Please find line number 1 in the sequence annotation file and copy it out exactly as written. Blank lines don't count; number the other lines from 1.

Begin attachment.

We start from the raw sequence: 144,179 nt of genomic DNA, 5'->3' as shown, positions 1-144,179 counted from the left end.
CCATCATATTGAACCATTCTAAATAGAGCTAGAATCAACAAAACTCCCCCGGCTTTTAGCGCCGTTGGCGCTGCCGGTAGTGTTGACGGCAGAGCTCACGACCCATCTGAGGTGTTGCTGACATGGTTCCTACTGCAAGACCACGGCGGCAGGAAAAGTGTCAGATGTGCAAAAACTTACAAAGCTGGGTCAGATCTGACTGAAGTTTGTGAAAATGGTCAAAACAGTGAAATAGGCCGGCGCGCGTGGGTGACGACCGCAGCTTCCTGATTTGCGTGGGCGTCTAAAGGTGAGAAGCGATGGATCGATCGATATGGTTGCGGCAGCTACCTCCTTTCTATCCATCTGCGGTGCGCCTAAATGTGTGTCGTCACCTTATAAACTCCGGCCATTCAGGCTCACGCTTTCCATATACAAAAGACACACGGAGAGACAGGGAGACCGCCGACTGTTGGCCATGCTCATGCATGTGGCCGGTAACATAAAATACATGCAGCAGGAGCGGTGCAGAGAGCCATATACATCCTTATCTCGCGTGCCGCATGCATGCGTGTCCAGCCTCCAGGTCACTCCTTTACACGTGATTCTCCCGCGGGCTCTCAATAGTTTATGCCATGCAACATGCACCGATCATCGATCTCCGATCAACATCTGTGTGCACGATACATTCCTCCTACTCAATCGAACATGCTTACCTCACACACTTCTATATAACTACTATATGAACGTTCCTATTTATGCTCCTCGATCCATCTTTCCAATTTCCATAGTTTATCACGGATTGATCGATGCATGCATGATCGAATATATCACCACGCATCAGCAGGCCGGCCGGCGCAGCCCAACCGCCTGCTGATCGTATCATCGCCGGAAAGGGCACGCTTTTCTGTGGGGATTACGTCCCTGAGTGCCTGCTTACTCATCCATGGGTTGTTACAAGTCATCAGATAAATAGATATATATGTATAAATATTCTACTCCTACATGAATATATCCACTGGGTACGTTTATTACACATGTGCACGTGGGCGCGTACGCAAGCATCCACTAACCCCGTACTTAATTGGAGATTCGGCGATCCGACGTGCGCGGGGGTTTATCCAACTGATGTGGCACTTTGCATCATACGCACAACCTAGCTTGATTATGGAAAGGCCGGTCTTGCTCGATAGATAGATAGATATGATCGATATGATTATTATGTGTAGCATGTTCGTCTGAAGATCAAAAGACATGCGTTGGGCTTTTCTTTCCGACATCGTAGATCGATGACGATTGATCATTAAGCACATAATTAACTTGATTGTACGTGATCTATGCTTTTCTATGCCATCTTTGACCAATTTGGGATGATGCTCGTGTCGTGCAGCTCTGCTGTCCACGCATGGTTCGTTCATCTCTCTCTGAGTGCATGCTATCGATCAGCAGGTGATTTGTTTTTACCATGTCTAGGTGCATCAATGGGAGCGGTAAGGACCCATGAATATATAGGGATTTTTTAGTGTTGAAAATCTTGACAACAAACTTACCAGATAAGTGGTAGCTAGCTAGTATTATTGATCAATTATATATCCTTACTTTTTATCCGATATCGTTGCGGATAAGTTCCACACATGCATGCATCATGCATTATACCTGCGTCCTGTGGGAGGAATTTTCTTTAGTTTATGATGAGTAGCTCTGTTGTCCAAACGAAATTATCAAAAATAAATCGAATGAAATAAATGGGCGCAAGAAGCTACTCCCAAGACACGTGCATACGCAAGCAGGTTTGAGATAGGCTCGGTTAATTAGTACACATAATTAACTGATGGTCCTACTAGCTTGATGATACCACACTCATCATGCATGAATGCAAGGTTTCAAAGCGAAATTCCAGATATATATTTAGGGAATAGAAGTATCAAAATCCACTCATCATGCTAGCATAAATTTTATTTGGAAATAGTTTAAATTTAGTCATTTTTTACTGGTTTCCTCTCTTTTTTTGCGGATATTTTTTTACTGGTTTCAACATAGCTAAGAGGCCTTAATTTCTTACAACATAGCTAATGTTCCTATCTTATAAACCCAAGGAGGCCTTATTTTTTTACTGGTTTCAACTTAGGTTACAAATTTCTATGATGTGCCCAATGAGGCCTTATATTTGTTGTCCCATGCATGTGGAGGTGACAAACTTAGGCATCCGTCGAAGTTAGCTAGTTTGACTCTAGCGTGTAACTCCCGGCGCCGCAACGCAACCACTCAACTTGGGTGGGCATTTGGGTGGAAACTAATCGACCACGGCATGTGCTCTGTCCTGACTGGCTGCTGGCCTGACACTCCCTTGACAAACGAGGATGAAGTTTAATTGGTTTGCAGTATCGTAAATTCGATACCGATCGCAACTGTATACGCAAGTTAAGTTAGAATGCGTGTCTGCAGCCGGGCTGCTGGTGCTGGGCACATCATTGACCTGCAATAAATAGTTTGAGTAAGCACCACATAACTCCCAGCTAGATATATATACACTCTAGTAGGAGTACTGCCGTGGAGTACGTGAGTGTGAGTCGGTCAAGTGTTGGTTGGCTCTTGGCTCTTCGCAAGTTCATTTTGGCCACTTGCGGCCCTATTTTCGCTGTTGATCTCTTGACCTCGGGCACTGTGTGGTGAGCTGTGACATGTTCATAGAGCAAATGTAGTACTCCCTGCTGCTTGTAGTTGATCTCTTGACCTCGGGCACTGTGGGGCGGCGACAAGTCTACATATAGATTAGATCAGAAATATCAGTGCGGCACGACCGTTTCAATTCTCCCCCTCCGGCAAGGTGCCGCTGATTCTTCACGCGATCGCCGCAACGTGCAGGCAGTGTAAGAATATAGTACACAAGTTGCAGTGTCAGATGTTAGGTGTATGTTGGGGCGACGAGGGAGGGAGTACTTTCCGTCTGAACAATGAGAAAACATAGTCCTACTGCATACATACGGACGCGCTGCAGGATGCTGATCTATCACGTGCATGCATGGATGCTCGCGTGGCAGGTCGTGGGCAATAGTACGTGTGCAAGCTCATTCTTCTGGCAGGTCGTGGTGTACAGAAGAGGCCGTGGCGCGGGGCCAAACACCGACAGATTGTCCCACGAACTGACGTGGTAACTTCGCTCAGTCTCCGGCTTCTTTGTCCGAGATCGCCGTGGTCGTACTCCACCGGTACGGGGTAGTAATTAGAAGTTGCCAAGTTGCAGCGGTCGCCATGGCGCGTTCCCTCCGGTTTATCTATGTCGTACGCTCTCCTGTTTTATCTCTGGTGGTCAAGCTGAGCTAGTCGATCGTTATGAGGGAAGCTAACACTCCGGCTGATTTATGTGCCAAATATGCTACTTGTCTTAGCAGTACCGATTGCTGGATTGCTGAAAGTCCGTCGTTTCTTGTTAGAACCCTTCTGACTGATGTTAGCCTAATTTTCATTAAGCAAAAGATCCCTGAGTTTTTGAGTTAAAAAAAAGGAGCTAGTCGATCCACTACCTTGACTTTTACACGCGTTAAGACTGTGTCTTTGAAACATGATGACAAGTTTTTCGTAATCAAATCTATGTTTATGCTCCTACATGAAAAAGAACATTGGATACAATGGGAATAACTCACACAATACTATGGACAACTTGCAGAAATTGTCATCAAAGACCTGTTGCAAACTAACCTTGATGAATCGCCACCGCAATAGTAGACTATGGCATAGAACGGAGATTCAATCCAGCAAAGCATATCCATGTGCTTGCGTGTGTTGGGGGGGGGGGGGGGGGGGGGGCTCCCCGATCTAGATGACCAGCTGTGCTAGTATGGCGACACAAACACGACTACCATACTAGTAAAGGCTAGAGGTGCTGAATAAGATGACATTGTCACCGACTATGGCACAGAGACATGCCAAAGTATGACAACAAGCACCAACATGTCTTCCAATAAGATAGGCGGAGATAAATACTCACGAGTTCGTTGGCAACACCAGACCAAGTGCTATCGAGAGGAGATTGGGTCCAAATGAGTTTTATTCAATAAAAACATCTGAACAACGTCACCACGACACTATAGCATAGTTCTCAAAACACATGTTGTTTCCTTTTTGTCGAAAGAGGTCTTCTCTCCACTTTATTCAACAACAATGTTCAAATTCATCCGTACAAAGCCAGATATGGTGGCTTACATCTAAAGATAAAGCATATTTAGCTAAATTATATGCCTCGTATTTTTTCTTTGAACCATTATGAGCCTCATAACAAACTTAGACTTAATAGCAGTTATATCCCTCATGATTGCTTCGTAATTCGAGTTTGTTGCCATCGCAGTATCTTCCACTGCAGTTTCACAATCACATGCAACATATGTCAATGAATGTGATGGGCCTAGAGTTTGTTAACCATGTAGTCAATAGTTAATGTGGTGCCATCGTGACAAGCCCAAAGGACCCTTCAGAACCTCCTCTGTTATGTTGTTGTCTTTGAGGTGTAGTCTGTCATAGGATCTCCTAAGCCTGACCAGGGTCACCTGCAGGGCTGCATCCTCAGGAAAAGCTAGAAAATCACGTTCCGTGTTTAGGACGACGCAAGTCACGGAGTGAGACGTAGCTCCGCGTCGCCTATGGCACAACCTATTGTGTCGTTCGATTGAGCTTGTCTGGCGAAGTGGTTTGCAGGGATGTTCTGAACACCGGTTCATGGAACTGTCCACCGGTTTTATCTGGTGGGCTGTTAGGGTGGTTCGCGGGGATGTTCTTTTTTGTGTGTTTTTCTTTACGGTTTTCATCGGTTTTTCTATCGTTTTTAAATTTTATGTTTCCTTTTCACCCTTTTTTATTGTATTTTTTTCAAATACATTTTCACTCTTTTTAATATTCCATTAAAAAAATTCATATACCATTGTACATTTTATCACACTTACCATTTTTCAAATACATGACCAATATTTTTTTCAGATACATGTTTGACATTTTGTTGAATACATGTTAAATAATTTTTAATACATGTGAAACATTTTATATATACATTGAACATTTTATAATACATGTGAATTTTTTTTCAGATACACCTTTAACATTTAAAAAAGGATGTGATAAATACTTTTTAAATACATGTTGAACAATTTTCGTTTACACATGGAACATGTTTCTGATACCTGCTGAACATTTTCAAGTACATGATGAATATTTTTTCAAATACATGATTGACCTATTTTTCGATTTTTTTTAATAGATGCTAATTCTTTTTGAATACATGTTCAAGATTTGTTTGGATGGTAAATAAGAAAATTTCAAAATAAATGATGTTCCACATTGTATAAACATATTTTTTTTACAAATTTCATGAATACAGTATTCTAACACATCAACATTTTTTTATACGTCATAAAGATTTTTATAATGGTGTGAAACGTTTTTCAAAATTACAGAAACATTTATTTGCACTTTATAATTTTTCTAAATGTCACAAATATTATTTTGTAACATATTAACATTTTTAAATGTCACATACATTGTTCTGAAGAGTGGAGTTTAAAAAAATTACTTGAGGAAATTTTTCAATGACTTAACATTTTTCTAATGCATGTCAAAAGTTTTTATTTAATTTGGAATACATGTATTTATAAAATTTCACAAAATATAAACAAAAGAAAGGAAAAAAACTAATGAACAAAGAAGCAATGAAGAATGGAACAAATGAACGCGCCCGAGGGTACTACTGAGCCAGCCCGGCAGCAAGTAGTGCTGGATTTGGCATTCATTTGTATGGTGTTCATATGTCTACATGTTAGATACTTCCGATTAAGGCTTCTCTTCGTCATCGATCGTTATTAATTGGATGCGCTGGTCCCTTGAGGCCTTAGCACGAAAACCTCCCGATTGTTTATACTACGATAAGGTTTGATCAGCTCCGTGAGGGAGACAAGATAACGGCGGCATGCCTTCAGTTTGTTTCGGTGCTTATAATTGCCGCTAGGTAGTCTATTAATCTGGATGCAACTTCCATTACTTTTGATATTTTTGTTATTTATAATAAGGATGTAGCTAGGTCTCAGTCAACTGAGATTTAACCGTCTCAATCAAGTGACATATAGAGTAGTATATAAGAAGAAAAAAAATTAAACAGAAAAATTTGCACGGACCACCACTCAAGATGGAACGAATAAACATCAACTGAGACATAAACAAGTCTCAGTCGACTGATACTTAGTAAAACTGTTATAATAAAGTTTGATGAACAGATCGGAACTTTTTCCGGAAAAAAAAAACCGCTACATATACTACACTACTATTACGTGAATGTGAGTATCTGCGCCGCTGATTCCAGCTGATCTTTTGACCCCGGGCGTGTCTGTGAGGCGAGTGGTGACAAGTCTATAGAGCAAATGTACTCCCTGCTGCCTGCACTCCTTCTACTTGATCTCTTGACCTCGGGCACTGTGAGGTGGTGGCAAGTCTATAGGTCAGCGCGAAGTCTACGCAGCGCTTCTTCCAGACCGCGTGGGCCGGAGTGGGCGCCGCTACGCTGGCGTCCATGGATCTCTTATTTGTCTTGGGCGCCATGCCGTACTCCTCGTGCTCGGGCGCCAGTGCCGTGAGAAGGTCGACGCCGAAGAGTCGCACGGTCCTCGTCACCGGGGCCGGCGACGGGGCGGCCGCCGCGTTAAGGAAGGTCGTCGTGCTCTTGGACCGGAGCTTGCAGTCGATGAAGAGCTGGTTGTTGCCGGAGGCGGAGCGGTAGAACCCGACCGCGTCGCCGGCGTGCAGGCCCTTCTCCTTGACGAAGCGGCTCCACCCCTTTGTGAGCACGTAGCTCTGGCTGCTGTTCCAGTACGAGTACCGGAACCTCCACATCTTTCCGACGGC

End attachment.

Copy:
We start from the raw sequence: 144,179 nt of genomic DNA, 5'->3' as shown, positions 1-144,179 counted from the left end.